The Anthropocene; too obvious to ignore but pointless to linger upon

Making the news over the last couple weeks as been that geologists are now saying that our impact is so great that it could be recognised in the geology in distant times as a distinct change – enough to make a change of times. From the Holocene to the anthropocene.

It’s better last than never, I guess.

At the end of the day, these geological eras are artificial creations that are agreed upon to define certain fragments of Earth’s history; all with shared long-term trends of some sort, beginning and ending with a break from this trend.

When did the Anthropocene actually start? Our species have dramatically altered landscapes, species distributions / genetics (and even extinction) as well as the atmospheric chemistry for longer than recorded history.

What I became interested in when I moved to this blog was not simply the recognition of the human-era, but instead the acknowledgement and ownership of the fact.

We can continue to deny, denounce and vilify the human influence on our biosphere, hydrosphere, geosphere and atmosphere or we can become worthy of our status as a force of nature. The former is to keep the blindfold on, press down harder on accelerator and ignorantly hope for the best. The latter can lead to a prosperous, entrepreneurial and unimaginable future.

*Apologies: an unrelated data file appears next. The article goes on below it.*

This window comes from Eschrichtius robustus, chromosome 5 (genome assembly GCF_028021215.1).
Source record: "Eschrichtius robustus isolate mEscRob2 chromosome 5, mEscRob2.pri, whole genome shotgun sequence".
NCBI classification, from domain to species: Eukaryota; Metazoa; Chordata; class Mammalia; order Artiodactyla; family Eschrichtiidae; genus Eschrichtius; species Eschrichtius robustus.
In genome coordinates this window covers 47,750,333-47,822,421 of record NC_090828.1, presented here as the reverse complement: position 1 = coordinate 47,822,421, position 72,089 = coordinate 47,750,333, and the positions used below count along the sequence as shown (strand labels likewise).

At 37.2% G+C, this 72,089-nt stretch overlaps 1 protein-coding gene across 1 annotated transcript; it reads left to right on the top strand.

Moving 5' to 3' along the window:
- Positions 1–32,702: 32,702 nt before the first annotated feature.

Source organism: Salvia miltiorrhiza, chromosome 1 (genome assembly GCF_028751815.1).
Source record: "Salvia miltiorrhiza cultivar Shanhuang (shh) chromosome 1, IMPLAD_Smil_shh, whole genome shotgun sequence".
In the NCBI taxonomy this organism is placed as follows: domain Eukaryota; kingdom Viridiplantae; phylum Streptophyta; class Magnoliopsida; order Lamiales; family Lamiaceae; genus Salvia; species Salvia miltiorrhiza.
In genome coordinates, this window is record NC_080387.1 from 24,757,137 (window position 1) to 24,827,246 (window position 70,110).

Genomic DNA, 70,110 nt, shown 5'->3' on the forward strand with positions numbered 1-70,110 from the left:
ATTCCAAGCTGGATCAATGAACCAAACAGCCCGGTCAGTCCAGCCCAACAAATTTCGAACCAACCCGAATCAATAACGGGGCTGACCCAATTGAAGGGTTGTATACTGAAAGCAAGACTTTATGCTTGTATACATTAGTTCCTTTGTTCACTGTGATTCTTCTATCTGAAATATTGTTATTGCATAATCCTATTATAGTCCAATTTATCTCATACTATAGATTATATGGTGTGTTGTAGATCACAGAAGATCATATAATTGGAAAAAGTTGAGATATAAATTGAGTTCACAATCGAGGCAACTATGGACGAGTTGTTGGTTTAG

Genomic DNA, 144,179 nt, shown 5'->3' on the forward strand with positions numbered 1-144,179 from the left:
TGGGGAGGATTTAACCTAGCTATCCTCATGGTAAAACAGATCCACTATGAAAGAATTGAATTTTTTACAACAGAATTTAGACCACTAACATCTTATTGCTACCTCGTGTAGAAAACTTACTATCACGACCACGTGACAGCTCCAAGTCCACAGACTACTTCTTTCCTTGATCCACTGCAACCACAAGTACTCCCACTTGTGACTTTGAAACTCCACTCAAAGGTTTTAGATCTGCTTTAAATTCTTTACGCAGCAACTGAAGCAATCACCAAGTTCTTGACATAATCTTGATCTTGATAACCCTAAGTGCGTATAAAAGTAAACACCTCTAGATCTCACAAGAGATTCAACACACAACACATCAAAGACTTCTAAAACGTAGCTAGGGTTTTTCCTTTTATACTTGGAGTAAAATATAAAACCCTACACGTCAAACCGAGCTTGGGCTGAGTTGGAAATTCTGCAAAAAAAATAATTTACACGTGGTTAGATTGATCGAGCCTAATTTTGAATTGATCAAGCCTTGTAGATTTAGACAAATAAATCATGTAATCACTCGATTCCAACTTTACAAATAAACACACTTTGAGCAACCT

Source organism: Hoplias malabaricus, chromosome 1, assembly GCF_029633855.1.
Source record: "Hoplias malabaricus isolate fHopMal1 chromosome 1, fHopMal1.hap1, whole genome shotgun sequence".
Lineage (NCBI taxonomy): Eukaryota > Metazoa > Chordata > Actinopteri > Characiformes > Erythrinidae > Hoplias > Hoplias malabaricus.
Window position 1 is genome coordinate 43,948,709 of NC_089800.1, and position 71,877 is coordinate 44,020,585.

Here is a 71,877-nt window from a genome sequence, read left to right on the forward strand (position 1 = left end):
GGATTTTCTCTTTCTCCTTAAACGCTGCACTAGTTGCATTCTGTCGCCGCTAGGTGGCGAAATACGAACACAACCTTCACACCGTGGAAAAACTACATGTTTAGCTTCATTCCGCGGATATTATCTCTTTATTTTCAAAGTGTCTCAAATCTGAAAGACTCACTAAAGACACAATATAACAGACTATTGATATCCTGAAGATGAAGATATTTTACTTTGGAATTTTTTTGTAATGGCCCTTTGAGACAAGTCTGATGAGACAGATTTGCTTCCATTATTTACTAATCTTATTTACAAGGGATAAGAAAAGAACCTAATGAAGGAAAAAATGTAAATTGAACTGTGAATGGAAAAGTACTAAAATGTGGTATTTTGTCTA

I wanted to start to paint a picture of what the latter could look like. Unfortunately, I allowed myself to fall into the rabbit holes of insular thinking and politics. While a natural progression, as climate change influences both, it still wasn’t helpful.

We are a force of nature and one that has thus far remained blind and detrimental. I want us to own up to it and find the possibilities exhilarating, as I already do.

Now that the case is strong enough for the Anthropocene to be “official”, let’s rush from that to a new one; one that we create with the focus on a thriving, prosperous planet.

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